Dan Bowman kindly pointed out to me that former Commodore engineer Bil Herd wrapped up his discussion of the ill-fated Commodore TED machines on Hackaday this week. Here in the States, few remember the TED specifically, but some people may remember that oddball Commodore Plus/4 that closeout companies sold for $79 in 1985 and 1986. The Plus/4 was one of those TED machines.

What went wrong with that machine? Commodore miscalculated what the market was doing. The TED was a solution to too many problems, and ended up not solving any of them all that well. Continue reading The curious case of the Commodore TED machines

The forgotten computer that changed the world

A rather hastily written and sloppily edited piece showed up on Slashdot yesterday morning that caught my attention, because it was about the Amiga 2000. The Amiga 2000 is a dear machine to me; in 1991, our family upgraded to one from a Commodore 128. I still have both machines, and there isn’t much that I know today that I didn’t first experience on one of those two machines.

Although I think the piece was little more than a used computer store’s effort to unload some hard-to-move inventory, I do agree with the premise. For a machine that had a tremendous impact on the world as we know it today, the A2000 is criminally unknown. Continue reading The forgotten computer that changed the world

The ultimate budget smartphone: The Moto E

I wanted to like the Moto E, for sentimental reasons. The Motorola who made this phone isn’t the same Motorola who made the MC68000 CPU in my Amiga, and it’s not the same Motorola that built the hulking briefcase-sized bag phone Dad toted around in the 1980s, but the logo is the same.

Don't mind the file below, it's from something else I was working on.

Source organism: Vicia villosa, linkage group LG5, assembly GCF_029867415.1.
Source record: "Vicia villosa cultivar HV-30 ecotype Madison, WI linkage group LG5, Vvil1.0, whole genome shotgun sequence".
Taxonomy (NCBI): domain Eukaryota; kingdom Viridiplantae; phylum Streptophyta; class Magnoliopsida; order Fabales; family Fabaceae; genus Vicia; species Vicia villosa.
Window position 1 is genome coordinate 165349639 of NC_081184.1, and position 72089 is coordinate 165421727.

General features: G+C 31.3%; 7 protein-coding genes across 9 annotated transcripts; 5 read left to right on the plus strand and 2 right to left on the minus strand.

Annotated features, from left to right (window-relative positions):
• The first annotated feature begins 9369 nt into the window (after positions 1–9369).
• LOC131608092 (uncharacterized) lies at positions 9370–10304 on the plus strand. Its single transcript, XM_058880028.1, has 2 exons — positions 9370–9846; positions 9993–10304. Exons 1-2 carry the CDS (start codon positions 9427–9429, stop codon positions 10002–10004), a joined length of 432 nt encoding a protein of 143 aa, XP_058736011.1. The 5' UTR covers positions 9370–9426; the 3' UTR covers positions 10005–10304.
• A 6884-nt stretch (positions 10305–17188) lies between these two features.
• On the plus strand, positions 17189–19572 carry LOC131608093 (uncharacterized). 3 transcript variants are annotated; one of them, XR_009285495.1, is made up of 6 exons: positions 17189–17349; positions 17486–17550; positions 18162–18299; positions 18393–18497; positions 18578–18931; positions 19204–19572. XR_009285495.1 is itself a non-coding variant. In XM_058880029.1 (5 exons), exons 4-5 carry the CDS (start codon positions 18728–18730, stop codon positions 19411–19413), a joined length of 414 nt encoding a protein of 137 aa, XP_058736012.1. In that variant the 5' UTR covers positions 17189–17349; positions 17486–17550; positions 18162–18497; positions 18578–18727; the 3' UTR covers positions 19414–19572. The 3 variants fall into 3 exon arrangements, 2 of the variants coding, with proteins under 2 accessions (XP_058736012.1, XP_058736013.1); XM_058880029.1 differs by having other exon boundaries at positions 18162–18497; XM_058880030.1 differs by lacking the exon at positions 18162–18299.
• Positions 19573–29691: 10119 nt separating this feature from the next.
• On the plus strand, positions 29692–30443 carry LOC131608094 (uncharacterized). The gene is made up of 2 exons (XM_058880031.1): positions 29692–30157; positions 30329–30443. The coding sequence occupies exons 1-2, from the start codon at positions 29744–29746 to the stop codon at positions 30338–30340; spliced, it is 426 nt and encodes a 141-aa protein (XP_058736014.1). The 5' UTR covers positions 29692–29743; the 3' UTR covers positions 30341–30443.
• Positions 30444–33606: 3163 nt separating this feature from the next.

The stingy Scottish miser in me wanted to like the phone too, because it costs $129. A few short months ago, the only phones you could buy new for under $130 were cheaply made no-name phones like the Blu Advance with half a gig of RAM, a low-visibility screen, a low-end processor you didn’t want and an Android that was a few versions out of date, encased in lots of cheap plastic. Next to the Moto E, the Blu phones lose what little appeal they had.

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The Warhol Amiga discovery in context

I was excited yesterday to see Amiga in the news again: A team of digital archaeologists recovered a series of images off floppy disks from Andy Warhol’s estate, including a number of experimental images created by Warhol himself. Judging from the comments in the various places that covered the discovery, the Internet is unimpressed.

Yes, these images appear to be the result of Warhol messing around. In many ways, they’re not all that different from what anyone might produce today messing around with a digital camera and a simple paint program with a fill pattern.

I’m not sure how many of the critics realize this stuff was created in 1985 or perhaps even late 1984, using preproduction, not-yet-released hardware and software that was likely buggy, and, as much as I like the Amiga, nowhere near today’s standards. The stuff he had to work with was nowhere near 1989 standards–the Amiga in its early days was notoriously finicky. Continue reading The Warhol Amiga discovery in context